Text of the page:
EY failed to flag a multibillion dollar fraud at FTSE 100 group NMC Health in the years before its 2020 collapse because the auditor did not properly carry out basic checks, according to a $2.7bn legal claim by the hospital operator’s administrators.
Abu Dhabi-based NMC was placed into administration in April 2020 after discovering that more than $4bn of debt was hidden from its balance sheet in one of the biggest alleged frauds at a London-listed company.
NMC’s post-tax profits were misstated by $317mn between 2012 and 2018 while its debts were misstated by nearly $3.9bn, according to a copy of the legal claim seen by the Financial Times. NMC, the United Arab Emirates’ largest private hospital group, reached a market valuation at its peak of $10.9bn.
The lawsuit alleges a litany of shortcomings by EY, including a failure to spot that NMC’s accounts had been fraudulently misstated, that its client did not keep adequate accounting records and that it had inadequate controls to prevent or detect fraud.
It should have been clear to EY that “there were material uncertainties that cast significant doubt” on NMC Group’s ability to continue as a going concern from at least 2014, it is claimed.
The claim filed in London’s High Court is the latest in a series of high-profile lawsuits against EY, which gave unqualified audit opinions over NMC’s accounts from its flotation in 2012 until its final set of figures signed in 2019.
EY’s UK business said it would “vigorously” defend the legal action.
The firm is under a separate investigation by the UK accounting regulator over its work at NMC. It is also a defendant in an $8bn claim filed in New York last year by NMC founder BR Shetty against the auditor, banks and the hospital group’s former chief executive.
The High Court allegations include a claim that the Big Four auditor failed to verify NMC’s bank and debt balances, an allegation with echoes of the fraud at Wirecard. The wrongdoing at the payments group could have been discovered earlier had the Big Four auditor not failed to request crucial account information from a Singapore bank where the company claimed it had up to €1bn in cash.
The lawsuit alleges that EY failed to obtain cash or debt balances from several of NMC’s banks. It is also claimed that auditors allowed NMC to contact banks directly to get confirmation of its debt balances and that some of these confirmations had been “manipulated”.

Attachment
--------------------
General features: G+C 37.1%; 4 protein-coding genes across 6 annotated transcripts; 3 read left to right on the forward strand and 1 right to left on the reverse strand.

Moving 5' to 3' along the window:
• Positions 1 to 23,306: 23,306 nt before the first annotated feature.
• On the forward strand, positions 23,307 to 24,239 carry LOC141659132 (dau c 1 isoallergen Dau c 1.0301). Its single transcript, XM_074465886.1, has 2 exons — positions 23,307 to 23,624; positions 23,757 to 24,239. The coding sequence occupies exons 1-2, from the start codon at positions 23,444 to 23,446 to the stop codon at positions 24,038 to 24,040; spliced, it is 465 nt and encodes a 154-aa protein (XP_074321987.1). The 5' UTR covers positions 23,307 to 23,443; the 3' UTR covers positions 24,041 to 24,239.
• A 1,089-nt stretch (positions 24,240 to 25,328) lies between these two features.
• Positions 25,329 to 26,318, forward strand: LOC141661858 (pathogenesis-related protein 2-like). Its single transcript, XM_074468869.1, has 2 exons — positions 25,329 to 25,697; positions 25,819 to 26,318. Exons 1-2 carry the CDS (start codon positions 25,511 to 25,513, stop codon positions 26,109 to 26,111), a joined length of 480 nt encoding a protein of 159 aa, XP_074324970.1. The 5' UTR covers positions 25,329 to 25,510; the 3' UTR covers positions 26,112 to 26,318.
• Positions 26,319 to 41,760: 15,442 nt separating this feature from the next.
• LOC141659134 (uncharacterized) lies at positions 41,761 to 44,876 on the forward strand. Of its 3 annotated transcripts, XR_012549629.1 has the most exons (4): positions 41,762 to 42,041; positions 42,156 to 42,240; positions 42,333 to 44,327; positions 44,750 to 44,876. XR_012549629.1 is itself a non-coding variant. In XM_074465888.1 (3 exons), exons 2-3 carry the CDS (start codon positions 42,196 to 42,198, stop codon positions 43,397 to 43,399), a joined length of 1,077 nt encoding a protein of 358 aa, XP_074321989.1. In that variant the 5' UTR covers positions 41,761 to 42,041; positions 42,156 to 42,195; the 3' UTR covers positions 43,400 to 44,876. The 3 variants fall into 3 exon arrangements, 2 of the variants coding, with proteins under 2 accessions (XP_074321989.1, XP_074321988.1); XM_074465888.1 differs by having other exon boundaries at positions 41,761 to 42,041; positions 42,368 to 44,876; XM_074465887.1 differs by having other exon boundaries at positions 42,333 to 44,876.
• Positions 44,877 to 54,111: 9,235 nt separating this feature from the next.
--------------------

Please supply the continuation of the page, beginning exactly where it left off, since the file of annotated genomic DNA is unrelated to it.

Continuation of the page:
Administrators from Alvarez & Marsal also allege that EY should have detected that NMC’s revenues were fraudulently inflated in its accounts and that the hospital operator’s management had dishonestly caused NMC to incur large hidden debts and enter into guarantees over both hidden and reported debts.
EY’s alleged negligence also includes failure to notice that companies in the NMC group had entered into a large number of “unreported and improper transactions with related parties for the purpose of enriching senior management, financed in part by the group’s hidden borrowing”.
According to the claim, EY should have identified a series of factors indicating a risk of fraud, including the roughly 60 per cent stake held by founder BR Shetty and two other large shareholders, and the risk that NMC management “would draw no clear distinction between the interests of NMC . . . and their other business or personal interests”.
The audit firm’s Middle East operations had identified deficiencies in NMC’s IT systems as early as 2012, the administrators claimed. The fact these were developed in-house “gave management an opportunity to manipulate records” or be “selective” about which records were accessible during the audits, they alleged.
The lawsuit also argues that EY’s UK arm should be held responsible for failures by the firm’s franchise in the Middle East because the UK entity signed off the group’s accounts and should therefore have been sufficiently involved to lead and control the audit.
The claim seeks damages to cover $2.5bn in guarantees given by NMC on undisclosed borrowing, $169mn in dividends paid since 2012 in reliance on the accounts, $23mn in bonuses paid to NMC’s senior managers, $45mn in advisory fees and an undisclosed sum for the value of four subsidiaries, which was wiped out.
The amount claimed is more than four times EY’s most recent annual profits in the UK. Most lawsuits against auditors settle for a fraction of the total amount claimed.
NMC’s operations in the UAE came out of a separate administration process this year.